Functions: Arrow functions

Arrow functions are very often used instead of “regular” functions, the one I described in the previous chapter. You’ll find both forms used everywhere.

Visually, they allows you to write functions with a shorter syntax, from:

function test() {
  //...
}

to

() => {
  //...
}

But.. notice that we don’t have a name here.

Arrow functions are anonymous. We must assign them to a variable.

We can assign a regular function to a variable, like this:

let test = function test() {
  //...
}

When we do so, we can remove the name from the function:

let test = function() {
  //...
}

and invoke the function using the variable name:

let test = function() {
  //...
}
test()

Although it’s generally recommended to avoid so, for one simple reason: when you have errors, naming your functions helps JavaScript give you back helpful error messages, so you can fix your bugs quicker.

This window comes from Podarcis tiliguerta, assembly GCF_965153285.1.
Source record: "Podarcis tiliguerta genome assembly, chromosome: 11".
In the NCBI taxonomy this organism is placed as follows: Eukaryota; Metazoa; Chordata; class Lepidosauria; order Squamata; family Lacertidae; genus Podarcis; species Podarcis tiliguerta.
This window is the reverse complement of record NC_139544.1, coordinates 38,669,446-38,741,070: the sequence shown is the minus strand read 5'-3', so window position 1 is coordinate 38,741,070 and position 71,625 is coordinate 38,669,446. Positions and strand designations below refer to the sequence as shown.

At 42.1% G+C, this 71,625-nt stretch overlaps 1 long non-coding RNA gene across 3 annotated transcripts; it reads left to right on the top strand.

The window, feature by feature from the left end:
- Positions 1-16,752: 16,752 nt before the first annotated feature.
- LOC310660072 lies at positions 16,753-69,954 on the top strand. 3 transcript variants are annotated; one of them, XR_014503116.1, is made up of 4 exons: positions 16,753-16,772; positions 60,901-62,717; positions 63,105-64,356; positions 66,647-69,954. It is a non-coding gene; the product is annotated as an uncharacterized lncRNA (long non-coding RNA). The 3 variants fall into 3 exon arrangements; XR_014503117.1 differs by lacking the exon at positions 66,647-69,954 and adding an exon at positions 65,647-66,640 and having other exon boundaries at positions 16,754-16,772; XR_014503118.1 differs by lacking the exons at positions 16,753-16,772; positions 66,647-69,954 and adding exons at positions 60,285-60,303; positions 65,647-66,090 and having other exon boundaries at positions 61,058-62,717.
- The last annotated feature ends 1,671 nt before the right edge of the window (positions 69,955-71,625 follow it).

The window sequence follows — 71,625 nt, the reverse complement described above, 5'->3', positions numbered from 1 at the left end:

That’s the same thing we do with arrow functions:

let test = () => {
  //...
}
test()

If the function body contains just a single statement, you can omit the parentheses and write all on a single line:

const test = () => console.log('hi!')

Parameters are passed in the parentheses:

const test = (param1, param2) => console.log(param1, param2)

If you have one (and just one) parameter, you could omit the parentheses completely:

const test = param => console.log(param)

Arrow functions allow you to have an implicit return: values are returned without having to use the return keyword.

It works when there is a on-line statement in the function body:

const test = () => 'test'

test() //'test'

Like with regular functions, we can have default parameters, in case they are not passed:

const test = (color = 'black', age = 2) => {
  //do something
}

And as with regular functions, we can only return one value.

The are very similar to regular functions. The big difference with regular functions is when they are used as object methods and their relation to the this keyword, which is something we’ll soon look into.

Lessons in this unit:

0: Introduction
1: Function parameters
2: Returning values from a function
3: ▶︎ Arrow functions
4: Nesting functions
5: Immediately-invoked functions
6: Recursive functions
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